The current humanity of the world has been victimized by economic instability imposed by the so called global economic system. The global economic instability is almost exclusively attributable to, and is the direct result of, the privately owned property rights, produced from thin, by rule of law and force of treaty. Both rule of law and force of treaty have been proven to subvert the eye and will of the governed humanity and to favor the commercial interest within the state.

Rule of law generated monopolies, in reality, extract from the public commons, package the extraction, and grant the packaged benefits in favor of commercial private interest. This method of extraction of public commons excludes the governed from a say in their own governments. Governments have endowed so many enterprises with so much monopoly, and so few enterprises have survived, because of the broad exclusion powers at work in monopolies, that there is no longer sufficient independent competition to support a productive economic activity.

In other words, to fix the global economy: copyrights, patents, and licenses issued by state or agencies of the global governments, to product or service providers, must be negated! Without independent competition there is no economy.

A dictator can make popular decisions (1)

Anonymous Coward | about 3 years ago | (#37172936)

A dictator can make a decision which you might like; a democracy can make a decision which you do not like. Criticism of the EU is about the decision making process, not necessarily the actual decisions themselves (though enough of those have been criticised too).

The EU is undemocratic. The public did not have a say in the ratification of the EU constitution (in all but name). The politicians dragged their electorate into the scheme with out any consultation. It is a project driven by a European elite who care only about economic momentum (with you as a commodity). The public don't get to decide what legislation will be put before the council of ministers (or vote the ministers into their post) and the EU increasingly imposes decisions on the member states.

That's all great while the decisions they are making suit your point of view but wait till it swings the other way. The executive in the EU have more power than any individual European state and are unaccountable.

Re:A dictator can make popular decisions (1)

daem0n1x (748565) | about 3 years ago | (#37176296)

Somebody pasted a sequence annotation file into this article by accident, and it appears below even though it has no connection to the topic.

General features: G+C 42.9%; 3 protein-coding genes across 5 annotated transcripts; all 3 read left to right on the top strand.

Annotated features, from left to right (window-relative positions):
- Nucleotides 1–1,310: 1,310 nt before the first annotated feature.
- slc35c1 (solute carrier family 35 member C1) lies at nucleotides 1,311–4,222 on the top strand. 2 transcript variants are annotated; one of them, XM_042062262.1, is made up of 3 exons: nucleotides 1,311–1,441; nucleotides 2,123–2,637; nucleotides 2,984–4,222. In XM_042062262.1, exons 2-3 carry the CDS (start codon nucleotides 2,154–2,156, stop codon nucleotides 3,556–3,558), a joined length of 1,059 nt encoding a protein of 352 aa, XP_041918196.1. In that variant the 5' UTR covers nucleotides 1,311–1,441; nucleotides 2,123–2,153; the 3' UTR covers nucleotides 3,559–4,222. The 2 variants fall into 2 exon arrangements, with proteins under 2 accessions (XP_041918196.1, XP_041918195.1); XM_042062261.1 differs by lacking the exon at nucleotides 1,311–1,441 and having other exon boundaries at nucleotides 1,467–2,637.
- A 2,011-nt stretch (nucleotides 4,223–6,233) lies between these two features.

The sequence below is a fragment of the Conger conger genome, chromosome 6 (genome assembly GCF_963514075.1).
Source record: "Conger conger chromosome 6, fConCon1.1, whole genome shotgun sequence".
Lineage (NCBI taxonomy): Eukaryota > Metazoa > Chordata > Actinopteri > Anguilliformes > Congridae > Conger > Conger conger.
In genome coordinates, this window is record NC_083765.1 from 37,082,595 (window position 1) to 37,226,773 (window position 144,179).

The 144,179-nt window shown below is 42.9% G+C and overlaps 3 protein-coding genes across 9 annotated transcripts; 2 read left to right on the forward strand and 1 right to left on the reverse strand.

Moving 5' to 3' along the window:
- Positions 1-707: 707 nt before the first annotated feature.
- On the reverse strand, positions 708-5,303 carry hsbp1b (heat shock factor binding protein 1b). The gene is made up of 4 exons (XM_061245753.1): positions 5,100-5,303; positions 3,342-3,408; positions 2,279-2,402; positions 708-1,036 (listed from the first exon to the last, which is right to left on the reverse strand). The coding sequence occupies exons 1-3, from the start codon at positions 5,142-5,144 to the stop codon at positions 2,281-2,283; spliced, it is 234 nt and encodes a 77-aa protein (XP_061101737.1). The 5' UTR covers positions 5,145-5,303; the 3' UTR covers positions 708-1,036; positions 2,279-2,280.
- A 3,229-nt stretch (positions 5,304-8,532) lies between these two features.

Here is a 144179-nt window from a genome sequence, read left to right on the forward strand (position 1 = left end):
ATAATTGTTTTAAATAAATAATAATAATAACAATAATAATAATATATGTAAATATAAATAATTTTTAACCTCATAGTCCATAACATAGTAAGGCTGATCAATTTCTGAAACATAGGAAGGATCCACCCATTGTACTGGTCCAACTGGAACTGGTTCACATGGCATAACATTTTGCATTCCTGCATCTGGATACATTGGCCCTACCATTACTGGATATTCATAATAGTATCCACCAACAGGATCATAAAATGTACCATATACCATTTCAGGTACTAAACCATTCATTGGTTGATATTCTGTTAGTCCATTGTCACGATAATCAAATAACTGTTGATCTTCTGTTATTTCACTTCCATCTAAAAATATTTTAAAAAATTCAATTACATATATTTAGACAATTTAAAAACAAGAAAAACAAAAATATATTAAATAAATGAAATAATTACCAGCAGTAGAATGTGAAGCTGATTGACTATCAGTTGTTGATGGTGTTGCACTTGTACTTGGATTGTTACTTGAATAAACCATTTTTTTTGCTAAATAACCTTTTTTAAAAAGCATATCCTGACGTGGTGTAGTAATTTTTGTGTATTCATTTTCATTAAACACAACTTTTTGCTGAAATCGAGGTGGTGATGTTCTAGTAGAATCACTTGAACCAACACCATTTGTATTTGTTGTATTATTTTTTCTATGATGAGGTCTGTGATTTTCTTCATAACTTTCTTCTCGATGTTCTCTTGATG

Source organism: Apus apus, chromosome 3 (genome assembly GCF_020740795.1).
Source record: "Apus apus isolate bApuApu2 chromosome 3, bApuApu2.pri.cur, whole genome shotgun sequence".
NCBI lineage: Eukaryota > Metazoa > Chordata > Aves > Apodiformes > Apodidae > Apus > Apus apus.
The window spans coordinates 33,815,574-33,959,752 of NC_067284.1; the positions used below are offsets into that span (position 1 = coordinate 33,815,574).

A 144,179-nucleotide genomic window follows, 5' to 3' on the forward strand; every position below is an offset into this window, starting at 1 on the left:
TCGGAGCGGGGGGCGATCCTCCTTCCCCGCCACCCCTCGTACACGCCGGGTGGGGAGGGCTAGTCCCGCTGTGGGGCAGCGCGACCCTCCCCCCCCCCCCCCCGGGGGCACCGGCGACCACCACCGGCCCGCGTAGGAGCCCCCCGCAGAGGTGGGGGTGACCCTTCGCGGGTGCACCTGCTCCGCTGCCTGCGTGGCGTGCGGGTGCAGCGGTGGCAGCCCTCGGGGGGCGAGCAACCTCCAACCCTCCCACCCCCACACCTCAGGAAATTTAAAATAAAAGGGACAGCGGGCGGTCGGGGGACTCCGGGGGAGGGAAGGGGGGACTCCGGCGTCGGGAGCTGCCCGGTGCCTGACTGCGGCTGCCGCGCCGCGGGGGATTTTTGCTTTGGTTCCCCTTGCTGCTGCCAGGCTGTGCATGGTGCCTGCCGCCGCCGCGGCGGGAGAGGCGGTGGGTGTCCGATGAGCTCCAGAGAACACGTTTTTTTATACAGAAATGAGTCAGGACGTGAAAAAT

It is a project driven by a European elite who care only about economic momentum

Looks like they fucked up on that part, too.

Wait until Eu Parl fucks them up. (1)

unity100 (970058) | about 3 years ago | (#37173092)

They were trying to push ACTA too, and look what happened in the end ? Eu Parl effectively banned acta eu wide so efficiently that it would serve no purpose. and thats why you dont hear about much these days probably.

I patent the use of the letter "E" on line $0.02 p (0)

Joe_Dragon (2206452) | about 3 years ago | (#37173094)

I patent the use of the letter "E" on line $0.02 per use!

Re:I patent the use of the letter "E" on line $0.0 (0)

Anonymous Coward | about 3 years ago | (#37173198)

That's ok, I hav nvr usd that lttr bfor and nvr intnd to.

With such bald faced quid pro quo... (0)

Anonymous Coward | about 3 years ago | (#37173156)

With so much bald faced quid pro quo going on between corporations and government, I would say that not only is it not immoral to pirate their software and music in return, it's actually a moral obligation. Furthermore, pirate it for profit and use the profits to undertake actions that will eventually undermine their authority.

Re:With such bald faced quid pro quo... (1)

JockTroll (996521) | about 3 years ago | (#37179676)

Furthermore, pirate it for profit and use the profits to undertake actions that will eventually undermine their authority.

Like buying ammunition, explosives and flammables? Because those are the only things that will do.

Yea, yea yea. BS. Fud (1)

Anonymous Coward | about 3 years ago | (#37173260)

Not logged in but mod me TROLL. Ain't gonna happen. FUD, again. The only truth of this is that /. will post it as fact. Good night. Mod me Troll. Sheeeeeesh............. Come on guys, WTW?